Right-handed quartz

From Online Dictionary of Crystallography

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<font color="blue">Quartz droit</font> (''Fr''). <font color="black">Quarzo destrogiro</font> (''It''). <font color="purple">右利き石英</font> (''Ja''). <font color="green">Cuarzo diestro</font> (''Sp'').
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==Definition==
==Definition==
The dextrorotatory quartz is called [[right-handed quartz]].  The space group of the [[right-handed quartz]] in the low-temperature phase is ''P''3<sub>2</sub>21.
The dextrorotatory quartz is called [[right-handed quartz]].  The space group of the [[right-handed quartz]] in the low-temperature phase is ''P''3<sub>2</sub>21.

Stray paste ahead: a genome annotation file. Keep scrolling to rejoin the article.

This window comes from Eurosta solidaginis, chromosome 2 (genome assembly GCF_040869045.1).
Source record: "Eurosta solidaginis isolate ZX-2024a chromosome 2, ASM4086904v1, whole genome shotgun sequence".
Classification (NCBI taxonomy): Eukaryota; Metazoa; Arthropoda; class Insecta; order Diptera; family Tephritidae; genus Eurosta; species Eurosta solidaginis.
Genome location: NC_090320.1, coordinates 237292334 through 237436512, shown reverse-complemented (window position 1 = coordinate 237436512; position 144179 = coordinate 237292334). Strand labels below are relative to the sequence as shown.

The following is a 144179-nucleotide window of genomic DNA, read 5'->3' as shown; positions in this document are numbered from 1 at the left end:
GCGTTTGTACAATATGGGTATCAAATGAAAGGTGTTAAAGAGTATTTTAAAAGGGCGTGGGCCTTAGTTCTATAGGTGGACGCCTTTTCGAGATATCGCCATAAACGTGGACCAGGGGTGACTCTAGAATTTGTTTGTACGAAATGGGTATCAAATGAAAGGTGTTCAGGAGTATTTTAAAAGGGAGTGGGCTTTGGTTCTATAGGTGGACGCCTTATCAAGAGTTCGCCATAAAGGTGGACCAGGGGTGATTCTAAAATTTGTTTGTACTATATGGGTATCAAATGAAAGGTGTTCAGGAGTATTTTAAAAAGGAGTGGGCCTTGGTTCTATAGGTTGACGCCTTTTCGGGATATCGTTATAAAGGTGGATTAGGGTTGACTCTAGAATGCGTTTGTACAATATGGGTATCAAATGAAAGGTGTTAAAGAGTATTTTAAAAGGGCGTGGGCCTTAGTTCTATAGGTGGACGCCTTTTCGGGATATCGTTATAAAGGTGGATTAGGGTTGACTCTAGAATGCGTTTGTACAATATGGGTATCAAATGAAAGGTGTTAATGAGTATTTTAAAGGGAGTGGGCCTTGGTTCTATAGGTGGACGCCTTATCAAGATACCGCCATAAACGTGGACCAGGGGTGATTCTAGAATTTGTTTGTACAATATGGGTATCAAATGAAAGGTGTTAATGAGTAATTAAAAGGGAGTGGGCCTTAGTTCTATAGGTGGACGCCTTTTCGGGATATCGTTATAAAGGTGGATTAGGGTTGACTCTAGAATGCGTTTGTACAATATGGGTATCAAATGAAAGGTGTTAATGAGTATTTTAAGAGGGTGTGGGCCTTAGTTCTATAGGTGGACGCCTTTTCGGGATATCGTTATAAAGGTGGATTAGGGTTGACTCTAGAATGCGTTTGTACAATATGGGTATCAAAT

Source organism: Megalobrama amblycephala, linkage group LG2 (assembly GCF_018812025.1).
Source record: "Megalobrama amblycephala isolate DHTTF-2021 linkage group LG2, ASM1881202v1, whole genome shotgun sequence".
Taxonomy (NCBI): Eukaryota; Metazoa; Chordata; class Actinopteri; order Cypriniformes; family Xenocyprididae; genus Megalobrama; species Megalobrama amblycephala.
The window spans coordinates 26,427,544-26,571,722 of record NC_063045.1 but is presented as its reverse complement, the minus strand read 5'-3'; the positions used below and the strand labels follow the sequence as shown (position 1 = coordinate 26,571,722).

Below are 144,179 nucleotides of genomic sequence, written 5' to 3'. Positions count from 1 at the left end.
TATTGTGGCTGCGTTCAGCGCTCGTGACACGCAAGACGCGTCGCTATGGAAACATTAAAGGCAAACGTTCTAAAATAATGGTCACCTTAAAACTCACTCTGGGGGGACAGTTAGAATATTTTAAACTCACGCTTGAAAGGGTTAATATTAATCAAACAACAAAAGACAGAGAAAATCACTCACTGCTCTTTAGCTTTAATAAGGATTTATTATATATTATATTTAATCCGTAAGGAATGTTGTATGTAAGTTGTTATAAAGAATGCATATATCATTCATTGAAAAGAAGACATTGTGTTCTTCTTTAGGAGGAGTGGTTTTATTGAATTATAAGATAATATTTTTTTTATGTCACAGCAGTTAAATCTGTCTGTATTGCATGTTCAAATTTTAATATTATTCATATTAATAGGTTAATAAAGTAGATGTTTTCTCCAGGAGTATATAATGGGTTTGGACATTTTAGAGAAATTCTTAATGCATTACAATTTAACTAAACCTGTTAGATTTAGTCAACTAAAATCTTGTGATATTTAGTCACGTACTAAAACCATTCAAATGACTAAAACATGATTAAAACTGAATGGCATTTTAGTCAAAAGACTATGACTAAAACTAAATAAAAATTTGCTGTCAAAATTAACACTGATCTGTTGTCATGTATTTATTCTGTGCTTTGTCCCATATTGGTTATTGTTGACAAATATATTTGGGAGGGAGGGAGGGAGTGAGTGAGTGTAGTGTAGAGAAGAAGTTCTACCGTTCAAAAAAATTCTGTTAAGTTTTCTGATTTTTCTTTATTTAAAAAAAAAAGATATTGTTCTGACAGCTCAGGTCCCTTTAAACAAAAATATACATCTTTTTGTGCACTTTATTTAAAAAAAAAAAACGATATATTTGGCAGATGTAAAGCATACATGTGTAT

Revision as of 16:43, 25 March 2019

Quartz droit (Fr). Quarzo destrogiro (It). 右利き石英 (Ja). Cuarzo diestro (Sp).


Contents

Definition

The dextrorotatory quartz is called right-handed quartz. The space group of the right-handed quartz in the low-temperature phase is P3221.

History

In 1811, D. F. J. Arago found the optical activity of the quartz plate prepared by cutting the crystal into slices perpendicular to the c axis. In 1819, J.-B. Biot examined the quartz plates by a polarimeter to recognize that there are dextrorotatory and laevorotatory quartz. The absolute structure of the dextrorotatory quartz was determined by X-ray anomalous scattering in 1958 by A. De Vries to establish the relationship that the dextrorotatory quartz has 32 screw axes.

Reference

  • Glazer, A. M. (2018). J. Appl. Cryst. 51, 915–918. Confusion over the description of the quartz structure yet again

See also